The International Atomic Energy Agency (IAEA) was designed as an apolitical technical agency that - among other things - takes regular accounting of member states' nuclear material to make sure none is diverted to weapons uses.
However, the agency has been veering from its impartial technical mandate and is selectively pursuing certain member states based on intelligence from other states.  For instance, the Associated Press reported that about 80% of the evidence it has against Iran comes from its arch-adversary, the United States.
The IAEA urgently needs to return to being a technical and impartial inspection shop, and not be seen as being politically biased or an extension of Western intelligence.  Reforming its funding stream is an overdue first step to restore confidence in the agency's impartiality and removing any potential conflicts of interest.
As long as most of the IAEA's funding comes from the US and its allies, the agency is likely to have biases and be susceptible to politicization and conflicts of interest.  All told, about 65% of the IAEA budget is from the US and its allies, which makes the directorate especially beholden to political pressure from Washington.
This politicization of the IAEA is evident in how it has handled Iran's case.  In 2005, Iran was deemed in non-compliance with its IAEA nuclear safeguards agreement. Even though non-compliance findings themselves are notoriously subjective and selectively enforced, Tehran had by 2008 already explained or corrected every substantiated and lawful concern, as confirmed by the IAEA.
Despite this, the IAEA then raised other ad hoc possible military dimensions concerns based on foreign intelligence, but which are largely outside the legal authority of the agency to pursue because they do not clearly involve the diversion of nuclear materials to nuclear weapons uses.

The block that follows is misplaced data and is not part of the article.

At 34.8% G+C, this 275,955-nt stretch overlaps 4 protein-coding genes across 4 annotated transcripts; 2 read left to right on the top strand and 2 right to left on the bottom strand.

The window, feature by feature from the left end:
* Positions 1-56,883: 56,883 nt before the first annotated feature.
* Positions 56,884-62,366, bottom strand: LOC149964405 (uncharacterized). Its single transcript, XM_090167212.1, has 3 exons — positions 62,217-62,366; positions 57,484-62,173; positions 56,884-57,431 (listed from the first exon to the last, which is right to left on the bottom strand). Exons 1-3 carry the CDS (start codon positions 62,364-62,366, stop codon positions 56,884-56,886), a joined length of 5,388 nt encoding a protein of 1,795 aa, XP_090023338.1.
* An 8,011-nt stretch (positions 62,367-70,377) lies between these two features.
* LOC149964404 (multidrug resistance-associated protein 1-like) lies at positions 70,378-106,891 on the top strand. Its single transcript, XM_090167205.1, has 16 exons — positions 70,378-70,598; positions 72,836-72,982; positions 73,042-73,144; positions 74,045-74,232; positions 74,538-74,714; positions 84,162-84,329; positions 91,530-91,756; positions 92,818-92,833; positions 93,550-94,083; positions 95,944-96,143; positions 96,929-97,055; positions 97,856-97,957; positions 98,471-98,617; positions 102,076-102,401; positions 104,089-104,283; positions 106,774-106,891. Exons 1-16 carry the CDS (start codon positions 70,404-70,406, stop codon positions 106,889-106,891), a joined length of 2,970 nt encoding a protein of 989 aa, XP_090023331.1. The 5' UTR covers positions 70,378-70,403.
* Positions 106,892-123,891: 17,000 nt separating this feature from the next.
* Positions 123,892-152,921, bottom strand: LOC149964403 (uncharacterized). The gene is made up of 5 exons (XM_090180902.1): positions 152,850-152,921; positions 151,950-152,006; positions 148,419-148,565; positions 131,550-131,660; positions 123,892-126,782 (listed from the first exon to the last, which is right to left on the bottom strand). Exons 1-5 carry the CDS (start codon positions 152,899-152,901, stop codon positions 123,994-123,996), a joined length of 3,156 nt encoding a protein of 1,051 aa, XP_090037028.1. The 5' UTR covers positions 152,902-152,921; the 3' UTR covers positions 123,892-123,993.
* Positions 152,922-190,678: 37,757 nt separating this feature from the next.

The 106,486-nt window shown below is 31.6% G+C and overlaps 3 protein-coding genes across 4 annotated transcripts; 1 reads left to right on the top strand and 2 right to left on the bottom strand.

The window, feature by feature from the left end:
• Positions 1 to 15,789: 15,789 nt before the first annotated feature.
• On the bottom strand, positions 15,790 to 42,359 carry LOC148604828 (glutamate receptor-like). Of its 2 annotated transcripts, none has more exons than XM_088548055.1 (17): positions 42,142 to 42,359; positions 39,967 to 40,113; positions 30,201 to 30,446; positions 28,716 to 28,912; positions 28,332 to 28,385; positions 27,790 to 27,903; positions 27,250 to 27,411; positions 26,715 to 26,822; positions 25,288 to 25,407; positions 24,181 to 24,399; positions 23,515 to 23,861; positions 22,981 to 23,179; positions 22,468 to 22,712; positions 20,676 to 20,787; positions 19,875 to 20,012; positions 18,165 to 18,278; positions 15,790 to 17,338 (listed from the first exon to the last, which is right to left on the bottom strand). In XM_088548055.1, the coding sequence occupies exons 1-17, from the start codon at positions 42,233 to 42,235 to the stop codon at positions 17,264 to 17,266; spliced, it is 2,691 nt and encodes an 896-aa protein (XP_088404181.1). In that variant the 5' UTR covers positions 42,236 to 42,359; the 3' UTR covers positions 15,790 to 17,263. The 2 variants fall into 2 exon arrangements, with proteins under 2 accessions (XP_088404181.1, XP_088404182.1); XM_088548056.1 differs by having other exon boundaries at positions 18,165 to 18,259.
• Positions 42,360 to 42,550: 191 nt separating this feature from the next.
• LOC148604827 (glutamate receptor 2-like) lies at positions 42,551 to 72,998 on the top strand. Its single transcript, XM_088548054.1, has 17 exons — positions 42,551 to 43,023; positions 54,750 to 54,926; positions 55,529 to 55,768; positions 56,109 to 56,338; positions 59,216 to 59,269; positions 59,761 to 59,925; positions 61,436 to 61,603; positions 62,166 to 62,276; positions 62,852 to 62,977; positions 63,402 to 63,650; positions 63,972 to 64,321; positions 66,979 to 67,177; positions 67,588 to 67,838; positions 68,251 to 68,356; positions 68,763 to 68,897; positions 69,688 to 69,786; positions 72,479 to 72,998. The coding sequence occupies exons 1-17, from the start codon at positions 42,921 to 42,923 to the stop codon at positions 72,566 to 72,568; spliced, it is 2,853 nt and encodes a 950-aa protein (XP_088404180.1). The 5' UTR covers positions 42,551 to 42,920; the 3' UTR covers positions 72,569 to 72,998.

These remaining unresolved issues include some unsubstantiated allegations from third-party intelligence agencies with their own axes to grind with Iran, and are mostly related to rather flimsy allegations of possible work done in Iran more than 10 years ago. 
From a technical perspective, the allegations make little or no sense. Dr Jim Walsh, a research associate at MIT, has an excellent suggestion about what to do with Iran's "possible military dimensions" file (as paraphrased by Mark Hibbs): "If the nuclear activities were in the past, I don't care. It's dead, and it's regretful, but let's do a deal with Iran that moves forward."
For its part, Iran has maintained that these allegations are baseless  and that the data have been fabricated. An internal IAEA document obtained by the author, excerpted below, shows that the IAEA is exceeding its legal authority in probing Iran about things the agency has no business - or even capability - to investigate.
Some leaked evidence has not even stood up to scientific scrutiny. This does not bode well for the quality of the rest of the secret allegations against Iran that the IAEA says it possesses. Indeed, it's possible that the agency is again in possession of fabricated evidence. 
The safeguards agreement between Iran and the IAEA spells out how to settle any dispute that doesn't involve such diversion: through arbitration. So if the IAEA wants to pursue Iran over these extra-judicial allegations and subjective "concerns" it has the option of kicking off arbitration.
Both the original - and the continued - referral of Iran's nuclear dossier to the UN Security Council is inconsistent with international law. If the IAEA does not avail itself of the arbitration option it must now withdraw the Iran nuclear file from the UN Security Council, which has also mishandled the issue. 
According to an internal IAEA document obtained by the author, the agency's current allegations and concerns are as follows:
High explosive initiation
Nuclear material acquisition activities
Modelling [sic] and calculations
Testing, missile integration
Arming, fusing and firing